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Flux : FX

Effects Processor App For iOS By Paul Nagle
Published April 2015

Up to five effects can be chained together and their pad motion automated by the step sequencer.Up to five effects can be chained together and their pad motion automated by the step sequencer.

Flux : FX is an ambitious iOS effect processor created by guitar legend Adrian Belew and two teams of developers. It’s compatible with Inter-app Audio and Audiobus, and has been tested with a wide range of iOS audio interfaces and core-USB compatible hardware.

Set against a classy-looking, smoky purple background, Flux : FX provides a chain of up to five versatile effects, each with an X-Y pad for performance access, plus a step sequencer for capturing pad motion. I opted to run it from within Audiobus, piping a drum machine (Funkbox) into Flux : FX and leaving it running as I explored. I found the factory banks to be an impressive introduction, each bank containing six Performances (sets of stored effect chains, sequences and pad assignments). These are chosen from categories such as ‘Clean/Glassy’, ‘Dirty/Nasty’, ‘Ambience’, etc, and should provide instant assurance your App Store visit wasn’t in vain. At the simplest level, select any Performance and move a finger across the pad to hear what it can do. Things get wilder when you record this motion into the sequencer.

The factory banks offer everything from hippy ambience to utter sonic destruction.The factory banks offer everything from hippy ambience to utter sonic destruction.The user interface is dense but beautifully crafted. At the top of the screen are three views: Performance, Edit and Sequencer, and from the first of these, you set the input and output levels plus the FX Blend — the balance between raw signal and pure effects. Beneath these sliders is a handy tap-tempo function so you can synchronise time-based effects with incoming audio. Incidentally, some functionality is MIDI-controllable at this stage but a more extensive implementation is due in a future version.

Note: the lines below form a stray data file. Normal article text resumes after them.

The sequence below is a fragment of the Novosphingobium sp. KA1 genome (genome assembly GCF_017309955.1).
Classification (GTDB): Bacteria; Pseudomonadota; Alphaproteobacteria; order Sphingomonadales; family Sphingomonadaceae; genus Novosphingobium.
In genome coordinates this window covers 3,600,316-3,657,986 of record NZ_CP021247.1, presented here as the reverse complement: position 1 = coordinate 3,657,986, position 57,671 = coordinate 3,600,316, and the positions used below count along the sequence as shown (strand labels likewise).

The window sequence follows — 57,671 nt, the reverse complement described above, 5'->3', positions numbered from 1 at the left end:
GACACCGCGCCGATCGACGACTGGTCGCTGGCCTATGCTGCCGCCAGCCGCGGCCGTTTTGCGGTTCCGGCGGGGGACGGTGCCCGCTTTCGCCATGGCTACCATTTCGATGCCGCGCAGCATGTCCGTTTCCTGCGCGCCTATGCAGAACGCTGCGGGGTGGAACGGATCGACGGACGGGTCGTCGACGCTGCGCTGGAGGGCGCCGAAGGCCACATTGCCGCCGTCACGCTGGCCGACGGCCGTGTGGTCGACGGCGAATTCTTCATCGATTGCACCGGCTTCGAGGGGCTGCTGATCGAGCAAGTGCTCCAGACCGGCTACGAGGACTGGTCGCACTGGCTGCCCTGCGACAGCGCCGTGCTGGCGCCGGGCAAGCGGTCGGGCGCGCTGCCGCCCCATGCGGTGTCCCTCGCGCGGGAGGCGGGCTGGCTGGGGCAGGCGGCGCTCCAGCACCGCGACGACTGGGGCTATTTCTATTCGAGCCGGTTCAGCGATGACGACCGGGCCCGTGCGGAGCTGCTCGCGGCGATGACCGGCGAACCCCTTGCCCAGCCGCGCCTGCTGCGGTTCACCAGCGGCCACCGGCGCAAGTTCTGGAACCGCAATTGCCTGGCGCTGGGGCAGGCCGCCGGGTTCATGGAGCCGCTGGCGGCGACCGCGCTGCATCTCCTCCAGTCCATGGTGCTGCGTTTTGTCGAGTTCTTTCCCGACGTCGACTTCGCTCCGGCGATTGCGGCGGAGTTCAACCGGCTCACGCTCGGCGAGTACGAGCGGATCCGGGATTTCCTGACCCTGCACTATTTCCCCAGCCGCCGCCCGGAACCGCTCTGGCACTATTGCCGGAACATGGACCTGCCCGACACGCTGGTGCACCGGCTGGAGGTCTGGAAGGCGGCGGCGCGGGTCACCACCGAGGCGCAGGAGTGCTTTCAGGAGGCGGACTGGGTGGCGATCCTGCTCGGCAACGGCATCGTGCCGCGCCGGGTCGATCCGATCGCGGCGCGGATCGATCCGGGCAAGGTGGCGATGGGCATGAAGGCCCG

Each of the five possible effects may be set to active or touch mode, the latter requiring you to touch the pad before the effect is heard. With so many on offer, I’ll quickly list them and give an equally quick summary of several favourites.

The effects are as follows:

  • Loopers: Stutter Loop, Reverse Loop, Loop Slice, Sample Scratch.
  • Dynamics: Compress, Pump.
  • Distortions: Overdrive, Distortion, Fuzz, Bit Crush, Destroy, Decimate.
  • EQs & Filters: Ultra EQ, Kill EQ, Lowpass Filter, Highpass Filter, Bandpass Filter.
  • Modulations: Chorus, Flange, Phase, Resonant Drone, Pitch Delay, Octave Shift, Ring Modulate, Auto Pan.
  • Delays: Digital Delay, Binaural Delay, Tape Echo, Scatter Verb, Delay Reverb.

Flux : FX’s tape echo effect.Flux : FX’s tape echo effect.An effect is introduced by dragging it into one of the positions in the chain, all the while keeping an eye on the CPU Load indicator. Multiple effects can be controlled simultaneously by the main X-Y pad, but you can tweak them independently by switching to the Edit View screen where five smaller pads are found, along with each effect’s three most significant parameters. The full range is accessed behind a deeper edit option, which keeps everything neat and full-sized on the GUI. It’s in the deeper screen that you map parameters to the pad for manual performance and sequenced tweaking. Impressively, this process includes upper and lower limits for each parameter, tailoring pad behaviour with some precision. As you adjust any value, it is immediately reflected in the large Fine-Tune dial, enabling better control than sliders permit.